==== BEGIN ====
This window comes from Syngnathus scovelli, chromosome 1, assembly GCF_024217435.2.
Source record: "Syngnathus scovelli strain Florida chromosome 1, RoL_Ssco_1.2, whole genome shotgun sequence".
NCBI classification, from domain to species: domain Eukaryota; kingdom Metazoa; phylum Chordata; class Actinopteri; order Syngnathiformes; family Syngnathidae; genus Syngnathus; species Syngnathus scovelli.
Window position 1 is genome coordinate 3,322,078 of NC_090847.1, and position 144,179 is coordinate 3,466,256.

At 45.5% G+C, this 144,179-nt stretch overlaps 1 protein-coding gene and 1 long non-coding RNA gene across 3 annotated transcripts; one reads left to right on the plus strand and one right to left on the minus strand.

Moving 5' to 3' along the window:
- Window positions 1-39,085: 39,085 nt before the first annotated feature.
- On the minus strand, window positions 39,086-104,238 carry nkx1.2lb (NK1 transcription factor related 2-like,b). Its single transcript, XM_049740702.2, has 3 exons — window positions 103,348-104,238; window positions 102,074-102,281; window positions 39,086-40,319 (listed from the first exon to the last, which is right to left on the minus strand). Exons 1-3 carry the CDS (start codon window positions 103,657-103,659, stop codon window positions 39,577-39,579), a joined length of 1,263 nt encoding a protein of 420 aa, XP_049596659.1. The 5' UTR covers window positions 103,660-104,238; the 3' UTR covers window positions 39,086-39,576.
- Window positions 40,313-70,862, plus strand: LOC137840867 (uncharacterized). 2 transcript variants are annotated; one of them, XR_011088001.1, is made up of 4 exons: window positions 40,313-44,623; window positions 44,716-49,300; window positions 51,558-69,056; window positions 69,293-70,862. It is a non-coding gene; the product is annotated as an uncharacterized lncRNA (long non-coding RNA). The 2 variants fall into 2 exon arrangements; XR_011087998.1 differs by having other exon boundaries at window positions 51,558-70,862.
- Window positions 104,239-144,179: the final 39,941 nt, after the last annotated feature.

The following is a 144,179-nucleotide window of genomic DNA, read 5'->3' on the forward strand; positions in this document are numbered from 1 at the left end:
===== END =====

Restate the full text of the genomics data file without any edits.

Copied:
This window comes from Syngnathus scovelli, chromosome 1, assembly GCF_024217435.2.
Source record: "Syngnathus scovelli strain Florida chromosome 1, RoL_Ssco_1.2, whole genome shotgun sequence".
NCBI classification, from domain to species: domain Eukaryota; kingdom Metazoa; phylum Chordata; class Actinopteri; order Syngnathiformes; family Syngnathidae; genus Syngnathus; species Syngnathus scovelli.
Window position 1 is genome coordinate 3,322,078 of NC_090847.1, and position 144,179 is coordinate 3,466,256.

At 45.5% G+C, this 144,179-nt stretch overlaps 1 protein-coding gene and 1 long non-coding RNA gene across 3 annotated transcripts; one reads left to right on the plus strand and one right to left on the minus strand.

Moving 5' to 3' along the window:
- Window positions 1-39,085: 39,085 nt before the first annotated feature.
- On the minus strand, window positions 39,086-104,238 carry nkx1.2lb (NK1 transcription factor related 2-like,b). Its single transcript, XM_049740702.2, has 3 exons — window positions 103,348-104,238; window positions 102,074-102,281; window positions 39,086-40,319 (listed from the first exon to the last, which is right to left on the minus strand). Exons 1-3 carry the CDS (start codon window positions 103,657-103,659, stop codon window positions 39,577-39,579), a joined length of 1,263 nt encoding a protein of 420 aa, XP_049596659.1. The 5' UTR covers window positions 103,660-104,238; the 3' UTR covers window positions 39,086-39,576.
- Window positions 40,313-70,862, plus strand: LOC137840867 (uncharacterized). 2 transcript variants are annotated; one of them, XR_011088001.1, is made up of 4 exons: window positions 40,313-44,623; window positions 44,716-49,300; window positions 51,558-69,056; window positions 69,293-70,862. It is a non-coding gene; the product is annotated as an uncharacterized lncRNA (long non-coding RNA). The 2 variants fall into 2 exon arrangements; XR_011087998.1 differs by having other exon boundaries at window positions 51,558-70,862.
- Window positions 104,239-144,179: the final 39,941 nt, after the last annotated feature.

The following is a 144,179-nucleotide window of genomic DNA, read 5'->3' on the forward strand; positions in this document are numbered from 1 at the left end: